For an extra treat, buy or make your own colloidal (finely ground) oatmeal bath soak to help calm and nourish your skin and temporarily relieve psoriasis symptoms.
6. Prioritize sleep.
Sleep is important for everyone, but people who have psoriatic arthritis are especially vulnerable to the health consequences of not getting enough sleep, says Orbai. “Everyone has a certain amount of ‘reserves,’” she explains. “When you have psoriatic arthritis and you’re always coping with pain, inflammation, and stiffness, you have less of those reserves, and that means getting a less than perfect night’s sleep can impact you more.”
According to the Arthritis Foundation, you should aim for 7 to 8 hours of sleep each night.
But don’t let the pressure to get good sleep stress you out more. “Even if you aren’t getting to sleep right away, sometimes just resting is helping your body recover,” Orbai says. “It’s often more beneficial to remind yourself of the importance of rest and good nighttime habits rather than focusing on a certain number of hours of sleep that you feel you ‘should’ be getting.”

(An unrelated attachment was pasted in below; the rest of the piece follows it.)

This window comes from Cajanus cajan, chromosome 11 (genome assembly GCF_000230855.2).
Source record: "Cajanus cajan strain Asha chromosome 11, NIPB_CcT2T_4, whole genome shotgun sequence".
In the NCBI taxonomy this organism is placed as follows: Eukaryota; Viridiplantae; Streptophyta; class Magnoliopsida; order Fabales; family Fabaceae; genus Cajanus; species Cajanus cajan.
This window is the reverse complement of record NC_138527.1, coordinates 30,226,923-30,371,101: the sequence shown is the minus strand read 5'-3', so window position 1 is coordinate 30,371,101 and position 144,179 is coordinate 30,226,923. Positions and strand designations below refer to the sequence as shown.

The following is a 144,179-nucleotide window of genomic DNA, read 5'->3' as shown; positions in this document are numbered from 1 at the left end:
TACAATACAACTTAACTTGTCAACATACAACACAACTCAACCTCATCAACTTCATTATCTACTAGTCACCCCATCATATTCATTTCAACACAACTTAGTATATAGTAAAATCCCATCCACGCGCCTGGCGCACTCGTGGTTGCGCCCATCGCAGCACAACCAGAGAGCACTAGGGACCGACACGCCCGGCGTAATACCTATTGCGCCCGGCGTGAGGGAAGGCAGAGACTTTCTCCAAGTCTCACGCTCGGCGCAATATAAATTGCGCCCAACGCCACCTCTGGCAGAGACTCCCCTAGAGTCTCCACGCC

“Try meditation and deep breathing to form a relaxing bedtime routine.” Brittany Ferri, an occupational therapist, shared on Tippi Psoriatic Arthritis. “This will lower stress levels and get both your body and mind ready for restful sleep.”
7. Connect with others who have psoriatic arthritis.?
People who have psoriasis or psoriatic arthritis have an increased risk of depression, says Orbai. “Sometimes, psoriasis can impact a person’s confidence, and when we’re not as confident, we tend to isolate,” she says. “That can lead to more depression and create a negative cycle.”
Making social connections and maintaining those relationships is important for your mental health. “Try to make it a priority, even during those periods when you don’t feel as social,” she says.
“I’m thankful for the support system that I have. Even on a bad day, I can call them up and they’ll be there,” Vickie, who has psoriatic arthritis, shared on Tippi.
If you want to connect with someone who understands what it’s like to have psoriatic arthritis, you can find peer support through the National Psoriasis Foundation. Their One to One program matches you with a mentor with psoriatic disease who can offer you encouragement and a listening ear.